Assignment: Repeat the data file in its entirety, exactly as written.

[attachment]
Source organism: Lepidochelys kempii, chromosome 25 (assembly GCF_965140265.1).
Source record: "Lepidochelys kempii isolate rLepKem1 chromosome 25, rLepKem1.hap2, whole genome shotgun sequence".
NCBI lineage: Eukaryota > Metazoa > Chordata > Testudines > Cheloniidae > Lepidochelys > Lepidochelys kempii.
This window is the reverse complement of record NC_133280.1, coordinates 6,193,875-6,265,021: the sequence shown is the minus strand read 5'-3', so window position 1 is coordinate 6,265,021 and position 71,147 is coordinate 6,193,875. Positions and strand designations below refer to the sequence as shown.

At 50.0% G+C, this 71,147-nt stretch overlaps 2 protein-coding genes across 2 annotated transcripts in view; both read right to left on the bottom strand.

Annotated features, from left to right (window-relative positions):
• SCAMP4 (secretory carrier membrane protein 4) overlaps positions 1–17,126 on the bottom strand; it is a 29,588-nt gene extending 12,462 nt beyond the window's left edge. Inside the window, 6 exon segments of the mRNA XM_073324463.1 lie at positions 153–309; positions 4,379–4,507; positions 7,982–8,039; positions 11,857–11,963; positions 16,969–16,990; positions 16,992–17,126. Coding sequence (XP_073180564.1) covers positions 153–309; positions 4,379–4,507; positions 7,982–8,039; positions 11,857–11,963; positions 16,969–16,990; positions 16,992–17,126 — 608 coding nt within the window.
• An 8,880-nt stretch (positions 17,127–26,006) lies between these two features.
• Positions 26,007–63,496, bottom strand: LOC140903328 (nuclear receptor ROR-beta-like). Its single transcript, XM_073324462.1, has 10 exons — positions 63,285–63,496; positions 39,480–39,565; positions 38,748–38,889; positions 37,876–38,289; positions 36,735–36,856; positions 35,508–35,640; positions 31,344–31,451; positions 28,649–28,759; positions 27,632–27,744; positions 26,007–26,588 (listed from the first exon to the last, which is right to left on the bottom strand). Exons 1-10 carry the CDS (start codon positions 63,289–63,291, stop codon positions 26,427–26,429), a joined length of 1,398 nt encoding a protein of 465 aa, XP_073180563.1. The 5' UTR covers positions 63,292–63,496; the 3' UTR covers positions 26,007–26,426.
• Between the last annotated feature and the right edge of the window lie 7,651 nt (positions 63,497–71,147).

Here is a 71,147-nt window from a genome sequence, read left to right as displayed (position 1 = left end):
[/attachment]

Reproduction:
Source organism: Lepidochelys kempii, chromosome 25 (assembly GCF_965140265.1).
Source record: "Lepidochelys kempii isolate rLepKem1 chromosome 25, rLepKem1.hap2, whole genome shotgun sequence".
NCBI lineage: Eukaryota > Metazoa > Chordata > Testudines > Cheloniidae > Lepidochelys > Lepidochelys kempii.
This window is the reverse complement of record NC_133280.1, coordinates 6,193,875-6,265,021: the sequence shown is the minus strand read 5'-3', so window position 1 is coordinate 6,265,021 and position 71,147 is coordinate 6,193,875. Positions and strand designations below refer to the sequence as shown.

At 50.0% G+C, this 71,147-nt stretch overlaps 2 protein-coding genes across 2 annotated transcripts in view; both read right to left on the bottom strand.

Annotated features, from left to right (window-relative positions):
• SCAMP4 (secretory carrier membrane protein 4) overlaps positions 1–17,126 on the bottom strand; it is a 29,588-nt gene extending 12,462 nt beyond the window's left edge. Inside the window, 6 exon segments of the mRNA XM_073324463.1 lie at positions 153–309; positions 4,379–4,507; positions 7,982–8,039; positions 11,857–11,963; positions 16,969–16,990; positions 16,992–17,126. Coding sequence (XP_073180564.1) covers positions 153–309; positions 4,379–4,507; positions 7,982–8,039; positions 11,857–11,963; positions 16,969–16,990; positions 16,992–17,126 — 608 coding nt within the window.
• An 8,880-nt stretch (positions 17,127–26,006) lies between these two features.
• Positions 26,007–63,496, bottom strand: LOC140903328 (nuclear receptor ROR-beta-like). Its single transcript, XM_073324462.1, has 10 exons — positions 63,285–63,496; positions 39,480–39,565; positions 38,748–38,889; positions 37,876–38,289; positions 36,735–36,856; positions 35,508–35,640; positions 31,344–31,451; positions 28,649–28,759; positions 27,632–27,744; positions 26,007–26,588 (listed from the first exon to the last, which is right to left on the bottom strand). Exons 1-10 carry the CDS (start codon positions 63,289–63,291, stop codon positions 26,427–26,429), a joined length of 1,398 nt encoding a protein of 465 aa, XP_073180563.1. The 5' UTR covers positions 63,292–63,496; the 3' UTR covers positions 26,007–26,426.
• Between the last annotated feature and the right edge of the window lie 7,651 nt (positions 63,497–71,147).

Here is a 71,147-nt window from a genome sequence, read left to right as displayed (position 1 = left end):